BOOK BLURB :
Kashmir has seen long years of strife and turmoil, and Wali Mohammad Khan has been a silent witness to it all. The violence that terrorism unleashed in the Valley was every bit as senseless as the men who propagated it with manic intensity, but Wali managed to create a seemingly normal life for himself and his family within the protective walls of his home, naïvely believing that the madness beyond would never touch them. But Wali’s illusions get shattered when a ghost from his past returns to bring the insanity of terrorism right into his home, threatening everything he holds dear. Tears of Jhelum lays bare before us, the story of one of those victims of terrorism, whose heartbreaking stories are otherwise lost forever behind the smokescreen of apathy and indifference.
My rating: 4 of 5 stars
Tears of Jhelum talks about determination, loyalty, regrets and what could have been and how you may not get a second chance. The main protagonist of the story is Wali who is faced with life and death when the evil fangs of terrorism envelope his family.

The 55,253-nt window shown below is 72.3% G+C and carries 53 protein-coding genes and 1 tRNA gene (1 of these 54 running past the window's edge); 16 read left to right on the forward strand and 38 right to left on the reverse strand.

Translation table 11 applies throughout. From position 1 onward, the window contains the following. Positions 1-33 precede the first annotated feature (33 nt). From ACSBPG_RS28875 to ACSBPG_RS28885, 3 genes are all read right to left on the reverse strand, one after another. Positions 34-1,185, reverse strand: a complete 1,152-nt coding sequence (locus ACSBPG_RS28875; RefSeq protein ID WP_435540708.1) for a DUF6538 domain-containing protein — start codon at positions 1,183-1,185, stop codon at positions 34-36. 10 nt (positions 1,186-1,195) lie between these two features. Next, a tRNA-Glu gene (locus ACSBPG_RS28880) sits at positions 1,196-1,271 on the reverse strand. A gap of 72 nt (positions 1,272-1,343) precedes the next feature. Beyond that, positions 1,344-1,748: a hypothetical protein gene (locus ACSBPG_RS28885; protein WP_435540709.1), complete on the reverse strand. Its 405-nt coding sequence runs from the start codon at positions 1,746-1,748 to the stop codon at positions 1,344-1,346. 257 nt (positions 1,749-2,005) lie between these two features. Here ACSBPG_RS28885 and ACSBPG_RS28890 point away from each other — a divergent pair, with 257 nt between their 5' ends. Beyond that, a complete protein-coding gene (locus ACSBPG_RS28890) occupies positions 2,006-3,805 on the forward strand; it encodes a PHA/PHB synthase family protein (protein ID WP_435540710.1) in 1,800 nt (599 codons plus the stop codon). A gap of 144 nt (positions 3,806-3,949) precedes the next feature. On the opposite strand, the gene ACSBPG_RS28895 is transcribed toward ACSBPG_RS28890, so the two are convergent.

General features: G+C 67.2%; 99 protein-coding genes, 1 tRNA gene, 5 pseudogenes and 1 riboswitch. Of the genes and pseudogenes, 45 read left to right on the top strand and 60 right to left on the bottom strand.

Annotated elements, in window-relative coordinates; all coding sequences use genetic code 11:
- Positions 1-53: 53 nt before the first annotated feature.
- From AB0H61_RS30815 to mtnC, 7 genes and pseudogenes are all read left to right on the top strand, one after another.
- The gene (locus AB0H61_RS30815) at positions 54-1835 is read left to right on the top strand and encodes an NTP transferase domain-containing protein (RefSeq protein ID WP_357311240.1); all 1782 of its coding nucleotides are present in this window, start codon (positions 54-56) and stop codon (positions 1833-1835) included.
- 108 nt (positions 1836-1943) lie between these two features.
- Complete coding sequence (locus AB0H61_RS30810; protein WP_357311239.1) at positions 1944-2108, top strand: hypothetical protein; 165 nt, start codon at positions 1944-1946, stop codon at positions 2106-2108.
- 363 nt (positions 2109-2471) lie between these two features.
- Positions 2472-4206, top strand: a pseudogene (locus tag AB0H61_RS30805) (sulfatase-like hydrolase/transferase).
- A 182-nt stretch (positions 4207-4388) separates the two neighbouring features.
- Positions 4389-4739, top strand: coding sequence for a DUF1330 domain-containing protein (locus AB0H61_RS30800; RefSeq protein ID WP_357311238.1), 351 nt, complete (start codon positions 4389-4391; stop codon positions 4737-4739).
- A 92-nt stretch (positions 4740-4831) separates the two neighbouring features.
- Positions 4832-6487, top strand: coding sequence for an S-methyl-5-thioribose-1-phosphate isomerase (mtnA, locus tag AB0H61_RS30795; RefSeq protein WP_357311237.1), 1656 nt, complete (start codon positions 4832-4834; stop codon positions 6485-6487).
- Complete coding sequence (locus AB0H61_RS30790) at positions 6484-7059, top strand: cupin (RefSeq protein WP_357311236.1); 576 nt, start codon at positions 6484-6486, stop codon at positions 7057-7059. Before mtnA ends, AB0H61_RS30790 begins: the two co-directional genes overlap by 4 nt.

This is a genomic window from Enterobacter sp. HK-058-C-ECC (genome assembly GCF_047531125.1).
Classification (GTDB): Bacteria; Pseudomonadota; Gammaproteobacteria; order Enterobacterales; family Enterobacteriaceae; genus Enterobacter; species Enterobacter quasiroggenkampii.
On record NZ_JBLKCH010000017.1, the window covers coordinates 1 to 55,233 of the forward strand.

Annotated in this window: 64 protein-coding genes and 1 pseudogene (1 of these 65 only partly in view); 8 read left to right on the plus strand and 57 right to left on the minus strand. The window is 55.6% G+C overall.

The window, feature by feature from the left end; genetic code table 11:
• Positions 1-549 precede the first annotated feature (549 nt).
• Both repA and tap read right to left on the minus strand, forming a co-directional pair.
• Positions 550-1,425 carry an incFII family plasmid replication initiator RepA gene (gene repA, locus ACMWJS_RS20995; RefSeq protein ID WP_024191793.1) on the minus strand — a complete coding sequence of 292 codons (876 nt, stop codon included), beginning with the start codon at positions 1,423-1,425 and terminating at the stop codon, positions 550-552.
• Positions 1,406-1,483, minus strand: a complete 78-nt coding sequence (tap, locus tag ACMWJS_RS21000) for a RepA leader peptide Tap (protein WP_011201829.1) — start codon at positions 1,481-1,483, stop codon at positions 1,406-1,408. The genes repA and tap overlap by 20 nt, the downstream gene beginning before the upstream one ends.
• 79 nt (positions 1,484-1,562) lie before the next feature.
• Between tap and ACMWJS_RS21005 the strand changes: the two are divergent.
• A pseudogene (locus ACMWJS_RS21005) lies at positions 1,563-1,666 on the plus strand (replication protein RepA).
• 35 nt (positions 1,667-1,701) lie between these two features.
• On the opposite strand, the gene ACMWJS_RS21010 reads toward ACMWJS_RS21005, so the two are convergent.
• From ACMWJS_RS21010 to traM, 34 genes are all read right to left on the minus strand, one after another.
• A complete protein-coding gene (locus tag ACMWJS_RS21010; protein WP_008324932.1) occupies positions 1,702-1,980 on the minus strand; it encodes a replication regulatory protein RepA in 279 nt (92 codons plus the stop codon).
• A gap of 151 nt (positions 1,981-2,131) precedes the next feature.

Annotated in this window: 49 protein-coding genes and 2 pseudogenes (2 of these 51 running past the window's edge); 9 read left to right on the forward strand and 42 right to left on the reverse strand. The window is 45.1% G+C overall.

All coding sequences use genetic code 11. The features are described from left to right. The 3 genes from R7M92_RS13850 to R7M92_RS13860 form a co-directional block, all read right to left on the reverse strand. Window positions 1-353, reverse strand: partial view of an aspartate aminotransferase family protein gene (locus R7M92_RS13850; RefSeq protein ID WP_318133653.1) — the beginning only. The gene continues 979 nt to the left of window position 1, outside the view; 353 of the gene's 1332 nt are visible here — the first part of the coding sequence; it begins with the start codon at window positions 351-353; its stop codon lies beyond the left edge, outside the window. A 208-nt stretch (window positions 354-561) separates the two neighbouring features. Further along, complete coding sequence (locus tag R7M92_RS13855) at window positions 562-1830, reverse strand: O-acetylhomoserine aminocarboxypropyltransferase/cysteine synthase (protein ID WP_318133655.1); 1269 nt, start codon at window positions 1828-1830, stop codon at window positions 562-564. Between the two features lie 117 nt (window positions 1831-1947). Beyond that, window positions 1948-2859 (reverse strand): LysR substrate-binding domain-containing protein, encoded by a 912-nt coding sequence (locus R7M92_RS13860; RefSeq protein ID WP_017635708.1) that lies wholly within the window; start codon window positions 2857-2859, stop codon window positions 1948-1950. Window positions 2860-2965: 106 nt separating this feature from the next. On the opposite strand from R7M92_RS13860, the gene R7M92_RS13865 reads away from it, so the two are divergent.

But this is also a story of second chances and of never giving up hope. What keeps the interest built is the conviction to see if the odds favour the underdog or does this family also meet the most obvious end.
The characters are well etched and believable; though they did seem weak and too submissive/meek at times. I think may be the situation made them swing towards self preservation rather than bravery. My favourite was Nusrat; the lady who has a spine of steel to go with her motor-mouth.
Anecdotes and musings keep the pace of the book very steady and it makes for an absorbing read. The picturesque descriptions of the mesmerising land pull you towards planning a visit. The descriptive, detailed narration by the author transports you to the paradise and it made me miss the sublime nature and earthy paradise of Kashmir.
I have stayed in the Valley for 3 years so I could clearly visualise the places I had once enjoyed. The pristine beauty of a paradise slowly being marred and scarred forever.
The road blocks and hurdles faced by Wali and his family make the book and interesting read. The book also has a good balance and avoids falling in the trap of self pity and misery that Kashmir has been plunged into.
The story progresses at a fast pace and the tension builds up doing justice to the theme of terror and how it can assert itself in various unsuspecting or obvious faces.
Between the reminiscing and regrets by Wali, the author manages to keep the tempo of the book. I was turning pages and waiting for the upheaval.
TEARS OF JHELUM conveys its message very clearly and I really liked the spirit of the book. If only it was as easy to diffuse the terror that plagues the Valley.
A thoughtful, positive book which leaves a glimmer of hope that the kind, helpful spirit shall triumph however broken it might be.
I had won this book at a Goodreads Giveaway and the review is my own.